Around the Interweb (12/20)

The Many Ways of Destroying the Church

The ways of destroying the church are many and colorful.  Raw factionalism will do it.  Rank heresy will do it.  Taking your eyes off the cross and letting other, more peripheral matters dominate the agenda will do it–admittedly more slowly than frank heresy, but just as effectively over the long haul.  Building the church with superficial ‘conversions’ and wonderful programs that rarely bring people into a deepening knowledge of the living God will do it.  Entertaining people to death but never fostering the beauty of holiness or the centrality of self-crucifying love will build an assembling of religious people, but it will destroy the church of the living God.  Gossip, prayerlessness, bitterness, sustained biblical illiteracy, self-promotion, materialism–all of these things, and many more, can destroy a church.  And to do so is dangerous: ‘If anyone destroys God’s temple, God will destroy him; for God’s temple is sacred, and you are that temple (1 Cor. 3:17).  It is a fearful thing to fall into the hands of the living God.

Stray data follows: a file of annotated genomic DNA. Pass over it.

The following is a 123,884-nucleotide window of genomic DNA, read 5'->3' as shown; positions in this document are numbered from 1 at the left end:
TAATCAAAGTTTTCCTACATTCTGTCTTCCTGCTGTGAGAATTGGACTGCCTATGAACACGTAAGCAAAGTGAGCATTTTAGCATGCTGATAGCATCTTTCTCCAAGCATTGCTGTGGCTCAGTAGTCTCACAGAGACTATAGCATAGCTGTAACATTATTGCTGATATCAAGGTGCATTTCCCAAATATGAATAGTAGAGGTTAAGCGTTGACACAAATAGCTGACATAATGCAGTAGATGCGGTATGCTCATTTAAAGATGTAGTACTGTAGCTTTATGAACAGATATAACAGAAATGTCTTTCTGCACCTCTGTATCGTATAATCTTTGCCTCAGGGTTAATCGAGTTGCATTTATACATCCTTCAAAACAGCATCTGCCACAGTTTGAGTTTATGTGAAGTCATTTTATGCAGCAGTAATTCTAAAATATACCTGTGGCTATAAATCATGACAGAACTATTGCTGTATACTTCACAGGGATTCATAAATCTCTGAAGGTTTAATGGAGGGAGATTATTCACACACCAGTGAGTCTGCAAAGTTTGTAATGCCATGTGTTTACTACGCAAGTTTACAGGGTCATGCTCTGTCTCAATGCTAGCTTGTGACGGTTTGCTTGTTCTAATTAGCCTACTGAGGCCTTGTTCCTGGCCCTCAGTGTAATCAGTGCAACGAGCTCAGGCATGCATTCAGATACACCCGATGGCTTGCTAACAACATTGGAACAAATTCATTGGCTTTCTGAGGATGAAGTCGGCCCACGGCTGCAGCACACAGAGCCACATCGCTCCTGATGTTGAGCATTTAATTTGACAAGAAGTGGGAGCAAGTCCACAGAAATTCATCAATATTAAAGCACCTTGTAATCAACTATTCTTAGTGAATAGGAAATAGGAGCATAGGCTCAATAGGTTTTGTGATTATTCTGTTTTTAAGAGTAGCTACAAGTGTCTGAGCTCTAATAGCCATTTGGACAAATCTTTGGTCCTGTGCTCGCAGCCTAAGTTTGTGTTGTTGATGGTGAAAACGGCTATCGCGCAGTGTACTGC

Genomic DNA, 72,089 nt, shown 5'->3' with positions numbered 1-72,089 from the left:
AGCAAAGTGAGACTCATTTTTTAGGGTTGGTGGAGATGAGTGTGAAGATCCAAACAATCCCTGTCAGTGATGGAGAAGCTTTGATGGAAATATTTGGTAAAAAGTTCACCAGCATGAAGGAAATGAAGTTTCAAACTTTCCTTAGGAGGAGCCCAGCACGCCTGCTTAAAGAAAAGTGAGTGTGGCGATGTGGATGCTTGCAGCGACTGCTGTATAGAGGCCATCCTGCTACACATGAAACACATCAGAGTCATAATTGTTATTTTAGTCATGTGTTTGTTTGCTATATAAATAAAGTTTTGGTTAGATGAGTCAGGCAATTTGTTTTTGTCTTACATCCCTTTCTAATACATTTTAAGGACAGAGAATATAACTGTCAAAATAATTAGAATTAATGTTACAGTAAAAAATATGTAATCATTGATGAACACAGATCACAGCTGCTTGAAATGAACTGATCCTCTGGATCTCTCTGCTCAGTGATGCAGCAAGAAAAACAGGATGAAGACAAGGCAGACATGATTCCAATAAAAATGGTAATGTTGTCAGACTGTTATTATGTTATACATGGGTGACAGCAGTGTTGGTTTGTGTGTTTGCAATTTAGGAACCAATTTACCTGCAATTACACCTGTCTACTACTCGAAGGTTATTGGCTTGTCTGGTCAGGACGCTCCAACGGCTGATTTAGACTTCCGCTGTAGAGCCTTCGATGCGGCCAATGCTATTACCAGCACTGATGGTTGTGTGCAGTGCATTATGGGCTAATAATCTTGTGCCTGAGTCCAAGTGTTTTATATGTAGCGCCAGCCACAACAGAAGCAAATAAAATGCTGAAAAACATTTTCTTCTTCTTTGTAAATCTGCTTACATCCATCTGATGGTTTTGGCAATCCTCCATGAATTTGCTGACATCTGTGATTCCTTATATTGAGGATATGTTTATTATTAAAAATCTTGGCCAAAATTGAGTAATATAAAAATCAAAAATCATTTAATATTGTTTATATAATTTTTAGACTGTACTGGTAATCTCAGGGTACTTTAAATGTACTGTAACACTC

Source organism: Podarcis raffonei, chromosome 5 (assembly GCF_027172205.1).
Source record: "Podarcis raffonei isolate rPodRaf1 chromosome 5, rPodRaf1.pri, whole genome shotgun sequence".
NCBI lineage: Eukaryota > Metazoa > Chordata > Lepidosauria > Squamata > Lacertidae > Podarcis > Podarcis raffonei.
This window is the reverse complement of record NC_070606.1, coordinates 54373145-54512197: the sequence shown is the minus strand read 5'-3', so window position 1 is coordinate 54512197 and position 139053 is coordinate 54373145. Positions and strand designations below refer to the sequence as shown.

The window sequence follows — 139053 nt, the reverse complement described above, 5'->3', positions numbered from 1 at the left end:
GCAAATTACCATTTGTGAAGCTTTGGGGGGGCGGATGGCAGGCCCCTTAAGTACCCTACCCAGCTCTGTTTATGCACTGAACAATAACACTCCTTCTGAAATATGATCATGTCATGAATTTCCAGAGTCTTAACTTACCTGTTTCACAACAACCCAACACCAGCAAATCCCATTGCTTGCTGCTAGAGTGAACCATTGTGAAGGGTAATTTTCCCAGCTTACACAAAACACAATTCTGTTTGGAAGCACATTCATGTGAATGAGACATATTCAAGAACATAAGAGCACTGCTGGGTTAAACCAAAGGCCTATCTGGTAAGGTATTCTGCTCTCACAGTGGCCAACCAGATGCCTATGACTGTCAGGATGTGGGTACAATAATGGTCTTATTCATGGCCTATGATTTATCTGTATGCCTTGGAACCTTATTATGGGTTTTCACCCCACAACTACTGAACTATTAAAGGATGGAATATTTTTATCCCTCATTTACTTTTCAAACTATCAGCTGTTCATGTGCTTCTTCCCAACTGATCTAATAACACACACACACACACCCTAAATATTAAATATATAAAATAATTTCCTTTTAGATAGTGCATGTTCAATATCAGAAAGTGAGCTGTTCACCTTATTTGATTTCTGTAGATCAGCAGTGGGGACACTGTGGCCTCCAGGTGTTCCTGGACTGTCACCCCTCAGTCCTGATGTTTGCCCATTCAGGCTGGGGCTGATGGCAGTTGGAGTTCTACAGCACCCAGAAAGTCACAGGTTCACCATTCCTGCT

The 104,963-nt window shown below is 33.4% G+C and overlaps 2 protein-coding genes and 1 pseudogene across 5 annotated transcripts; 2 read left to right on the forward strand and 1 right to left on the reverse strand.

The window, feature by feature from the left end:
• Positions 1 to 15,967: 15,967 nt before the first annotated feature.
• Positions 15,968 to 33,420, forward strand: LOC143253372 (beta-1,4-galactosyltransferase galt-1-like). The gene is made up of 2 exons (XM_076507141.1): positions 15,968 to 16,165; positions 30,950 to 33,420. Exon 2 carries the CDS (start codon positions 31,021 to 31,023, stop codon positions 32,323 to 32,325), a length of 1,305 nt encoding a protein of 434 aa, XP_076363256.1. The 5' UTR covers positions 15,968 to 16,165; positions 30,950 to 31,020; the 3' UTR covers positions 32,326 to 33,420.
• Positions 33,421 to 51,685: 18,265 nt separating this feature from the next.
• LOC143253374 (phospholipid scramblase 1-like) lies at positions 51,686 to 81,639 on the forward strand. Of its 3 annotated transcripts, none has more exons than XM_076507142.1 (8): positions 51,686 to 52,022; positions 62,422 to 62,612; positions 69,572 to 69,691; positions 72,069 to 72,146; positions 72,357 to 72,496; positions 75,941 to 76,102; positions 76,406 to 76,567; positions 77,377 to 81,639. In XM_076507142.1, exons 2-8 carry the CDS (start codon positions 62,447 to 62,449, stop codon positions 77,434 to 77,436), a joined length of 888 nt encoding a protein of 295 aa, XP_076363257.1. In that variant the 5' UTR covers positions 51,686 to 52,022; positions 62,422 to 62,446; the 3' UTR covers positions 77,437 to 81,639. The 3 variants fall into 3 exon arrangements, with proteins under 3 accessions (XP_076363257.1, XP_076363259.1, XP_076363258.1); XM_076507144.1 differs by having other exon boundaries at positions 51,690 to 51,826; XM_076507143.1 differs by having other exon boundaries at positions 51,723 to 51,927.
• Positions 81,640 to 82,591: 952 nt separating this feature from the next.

D.A. Carson, The Cross and Christian Ministry: Leadership Lessons from 1 Corinthians (Grand Rapids: Baker, 1993), 83-84.

HT: Timmy Brister


In other news

5 things the Church can learn from the fall of Myspace

Tim Keller on dealing with harsh criticism

Russell Moore—Avatar: Rambo in Reverse

An update on Pastor Matt Chandler’s condition


In case you missed it

Here are a few of this week’s notable posts:

A review of Alexander Strauch’s Leading with Love 

Vintage Jesus is Vintage Driscoll—a review of the Vintage Jesus DVD Curriculum

This is War (a Christmas Carol from Dustin Kensrue)

A biographical sketch of Charles Wesley

This is War (A Christmas Carol)

Last Christmas, Dustin Kensrue of Thrice released a Christmas album, This Good Night is Still Everywhere. A particularly thought provoking song on the record is called This is War. Kensrue describes it as a different take on the Christmas story—God declaring war on sin, death and Satan. In a way, it’s seeing Jesus’ incarnation for what it really was.

During the introduction to the video, he reminds us that Christmas is a unique opportunity for us, as Christians, to talk about things that are otherwise considered taboo in our society.

Like Jesus.

Even if you don’t believe what Christians would claim about Him, you have to step back and ask why is this man the most famous person who ever lived? This Galilean peasant who was killed in the most dishonoring and awful of ways. Why still is he the person that a large part of the world still thinks is God in Flesh and why is his impact so large?

Enjoy the video. The song is tremendous:

You can also watch the video without the intro here:

If you’re looking for some great Christmas music, buy the album at iTunes and Amazon.

HT: Ransom.tv